How Kevin Love has been so efficient against Pacers
By Tom West
The bulk of efficiency comes down to how a player performs individually and picks their shots, but certain favorable matchups will help players be more effective. Kevin Love’s performance thus far against the Indiana Pacers is an example of this.
The Pacers have struggled containing Love through two games as the Cleveland Cavaliers have jumped out to a 2-0 lead. Thaddeus Young is mobile enough to cover Love on the perimeter, but he still has a hard time keeping up with the Cavaliers’ ball movement when they find their rhythm and ping passes all around the court. That’s on the Pacers’ defense as a whole.
Myles Turner is agile, although he’s often concerned with handling Tristan Thompson’s physicality and rebounding inside (something else that’s been an issue for Indiana, and Turner needs to get a lot stronger).
Then there’s Kevin Seraphin, the Pacers’ main backup big in this series who doesn’t have the kind of speed to keep up with the Cavaliers when he’s forced to switch inside and out, giving Love more time and space to fire from beyond the arc.
Put all this together, plus some poor defensive strategy when it comes to switching and some hot shooting from Love, and he’s recorded 22 points per game on 68.8 percent shooting in his first two outings. In total, he has 44 points on a mere 16 field goal attempts. That’s tremendous efficiency.
And, of course, what he did in Game 2 with 27 points on 6-of-7 shooting to go along with a perfect 12-of-12 mark from the free throw line is the highlight:
To put the insane efficiency of his 27-point performance into perspective, here’s where it stands in NBA history:
Only four other players — Adrian Dantley (1983), John Stockton (1991), Chauncey Billups (2006) and Gordon Hayward (2016) — have ever recorded 27+ points in a game with seven or fewer field goal attempts.
Only one player has ever recorded 27+ points with seven or fewer field goal attempts in the playoffs…That would be Kevin Love.
First off, the Cavaliers helped make this possible by the way they free up Love at the 3-point line. A lot of the time, it’s the sheer gravity of a nifty Kyrie Irving drive or LeBron James barreling inside that pulls the opposing defense in enough to free up space at the arc. If you add in the threat of Thompson grabbing an offensive rebound, as you can see here, then all that interior attention and Thaddeus Young dropping inside to focus on Irving gives Love easy opportunities to bury shots from distance:
Here, the Cavaliers don’t even do anything complicated. Kyle Korver holds his own to screen two Pacers, which holds up the slower Seraphin just enough to give Love a quick window to shoot a 3:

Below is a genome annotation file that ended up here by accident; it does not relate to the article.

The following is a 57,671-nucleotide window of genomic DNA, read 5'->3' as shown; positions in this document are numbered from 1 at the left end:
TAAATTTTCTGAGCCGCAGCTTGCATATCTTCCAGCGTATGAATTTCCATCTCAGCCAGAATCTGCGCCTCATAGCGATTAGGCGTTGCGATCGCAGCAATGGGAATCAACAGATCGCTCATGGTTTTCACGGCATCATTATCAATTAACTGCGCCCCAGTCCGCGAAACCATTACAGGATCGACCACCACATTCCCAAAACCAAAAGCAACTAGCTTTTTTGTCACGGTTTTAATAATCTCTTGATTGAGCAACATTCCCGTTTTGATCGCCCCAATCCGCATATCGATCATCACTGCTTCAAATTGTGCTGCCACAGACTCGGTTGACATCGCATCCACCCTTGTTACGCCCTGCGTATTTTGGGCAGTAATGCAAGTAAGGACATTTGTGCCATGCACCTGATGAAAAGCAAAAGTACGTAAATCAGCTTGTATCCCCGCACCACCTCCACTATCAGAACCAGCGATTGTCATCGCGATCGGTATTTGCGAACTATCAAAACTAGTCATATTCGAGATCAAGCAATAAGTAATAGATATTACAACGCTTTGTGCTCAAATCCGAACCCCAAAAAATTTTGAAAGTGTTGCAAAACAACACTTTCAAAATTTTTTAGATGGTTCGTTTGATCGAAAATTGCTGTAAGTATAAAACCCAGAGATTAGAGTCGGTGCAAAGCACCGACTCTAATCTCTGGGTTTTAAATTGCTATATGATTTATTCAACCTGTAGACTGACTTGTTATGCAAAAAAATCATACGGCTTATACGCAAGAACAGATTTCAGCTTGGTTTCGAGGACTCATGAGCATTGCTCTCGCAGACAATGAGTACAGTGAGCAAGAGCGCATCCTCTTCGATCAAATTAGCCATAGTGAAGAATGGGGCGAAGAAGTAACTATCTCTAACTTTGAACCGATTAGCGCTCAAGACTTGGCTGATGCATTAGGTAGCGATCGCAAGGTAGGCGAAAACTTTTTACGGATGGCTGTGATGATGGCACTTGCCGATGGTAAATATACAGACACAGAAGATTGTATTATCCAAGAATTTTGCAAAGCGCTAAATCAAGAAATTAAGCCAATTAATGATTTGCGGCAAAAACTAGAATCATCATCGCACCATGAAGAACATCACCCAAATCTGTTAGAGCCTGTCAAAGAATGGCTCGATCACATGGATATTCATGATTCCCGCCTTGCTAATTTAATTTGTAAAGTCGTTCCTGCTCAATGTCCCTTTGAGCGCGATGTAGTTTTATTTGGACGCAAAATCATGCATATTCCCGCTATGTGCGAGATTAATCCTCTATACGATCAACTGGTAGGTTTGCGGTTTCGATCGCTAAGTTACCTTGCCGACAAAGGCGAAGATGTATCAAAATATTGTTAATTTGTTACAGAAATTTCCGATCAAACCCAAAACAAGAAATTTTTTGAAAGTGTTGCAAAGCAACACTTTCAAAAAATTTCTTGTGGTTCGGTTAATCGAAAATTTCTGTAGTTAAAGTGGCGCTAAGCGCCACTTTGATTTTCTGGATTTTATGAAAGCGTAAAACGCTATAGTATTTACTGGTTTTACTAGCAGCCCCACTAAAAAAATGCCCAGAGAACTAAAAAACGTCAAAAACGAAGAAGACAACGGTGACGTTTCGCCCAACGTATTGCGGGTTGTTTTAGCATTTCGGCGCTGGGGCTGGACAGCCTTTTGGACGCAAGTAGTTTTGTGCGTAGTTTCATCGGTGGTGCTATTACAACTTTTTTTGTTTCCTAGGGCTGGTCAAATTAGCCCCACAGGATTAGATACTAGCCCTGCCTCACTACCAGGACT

The Cavaliers can just get guys open. For all the pitiful defensive struggles they’ve had over the last few months, their offense has still been elite. Having Love at center (as he was in the possession above) surrounded by four other shooters is going to give slower bigs trouble when they have to keep defending him outside, while lineups that feature the frontcourt duo of Love and Channing Frye can create constant headaches, too. Unfortunately for the Pacers, they don’t have the defense or offensive firepower to overcome it all.
More so than just 3s, though, which accounted for half of Love’s six made field goals in Game 2, it’s how the Pacers have defended him inside which has given them so many problems.
Love’s 12 free throws were made possible by the Cavaliers giving him more opportunities to go to work in the post, something that too many people seem to forget he can do.
Including the Pacers, apparently.
Far too often, Lance Stephenson was placed on Love in the post:
When Love wasn’t burying his hook shots with ease, he was drawing fouls instead. Such physical mismatches meant he had his way against the Pacers’ interior defense, going on a tear late in the third quarter with a flurry of three throws.
The Pacers tried using Stephenson’s strength against Love, and…it really didn’t work. The Cavaliers constantly looked for Love early in possessions as he terrorized from the post down the stretch in the third quarter, drawing a bunch of fouls as he’s always been capable of when given the chance; he averaged 7.8 free throws per game during his four best years in Minnesota and upped his attempts to 4.9 this season to reach his highest mark since coming to Cleveland.
When he’s against the much smaller Stephenson, it’s too easy:
Take a look at these post-up scores from Game 1 as well. Yet again, Love had an easy time finishing over the likes of Jeff Teague and Stephenson when he received favorable switches off pick-and-rolls or in transition when he moved to the low block to receive quick entry passes:
Love has been essential in helping power the Cavaliers’ elite offensive attack, which has made up for the continued shoddy defense on the way to the 2-0 lead. It’s easy to see Love giving the Pacers more problems, especially if they can’t keep up with him on the perimeter and make his life easy in the post by putting guards on him too often. You’d think the Pacers won’t be stupid enough to try using Stephenson on him again, but if the Cavaliers seek out switches effectively enough, they can let Love have his way regardless. He doesn’t need to shoot 6-of-7 for 27 points every night to be a major factor. Using him to draw fouls, get under the Pacers’ skin and create scoring in the paint are great assets to have.
Kevin Love has continued a resurgent, All-Star year into the start of the playoffs after recording his best scoring (19 points per game) and rebounding (11.1) numbers in three years with the third-best true shooting percentage (57.3) of his career this season. And as long as the Cavaliers are relying so heavily on offense to carry them forward, they’ll need plenty more from him.